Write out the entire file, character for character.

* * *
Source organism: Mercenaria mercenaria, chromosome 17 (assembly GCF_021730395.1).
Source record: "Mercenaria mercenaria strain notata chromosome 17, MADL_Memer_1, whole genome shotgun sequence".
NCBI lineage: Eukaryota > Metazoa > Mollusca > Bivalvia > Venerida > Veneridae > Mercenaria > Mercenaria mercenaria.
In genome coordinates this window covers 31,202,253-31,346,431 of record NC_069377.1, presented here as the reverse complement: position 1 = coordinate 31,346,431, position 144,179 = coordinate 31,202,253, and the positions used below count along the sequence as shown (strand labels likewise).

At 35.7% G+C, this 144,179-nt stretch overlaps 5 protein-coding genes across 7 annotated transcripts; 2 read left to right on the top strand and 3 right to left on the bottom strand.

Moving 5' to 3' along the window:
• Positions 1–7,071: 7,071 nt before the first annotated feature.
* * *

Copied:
Source organism: Mercenaria mercenaria, chromosome 17 (assembly GCF_021730395.1).
Source record: "Mercenaria mercenaria strain notata chromosome 17, MADL_Memer_1, whole genome shotgun sequence".
NCBI lineage: Eukaryota > Metazoa > Mollusca > Bivalvia > Venerida > Veneridae > Mercenaria > Mercenaria mercenaria.
In genome coordinates this window covers 31,202,253-31,346,431 of record NC_069377.1, presented here as the reverse complement: position 1 = coordinate 31,346,431, position 144,179 = coordinate 31,202,253, and the positions used below count along the sequence as shown (strand labels likewise).

At 35.7% G+C, this 144,179-nt stretch overlaps 5 protein-coding genes across 7 annotated transcripts; 2 read left to right on the top strand and 3 right to left on the bottom strand.

Moving 5' to 3' along the window:
• Positions 1–7,071: 7,071 nt before the first annotated feature.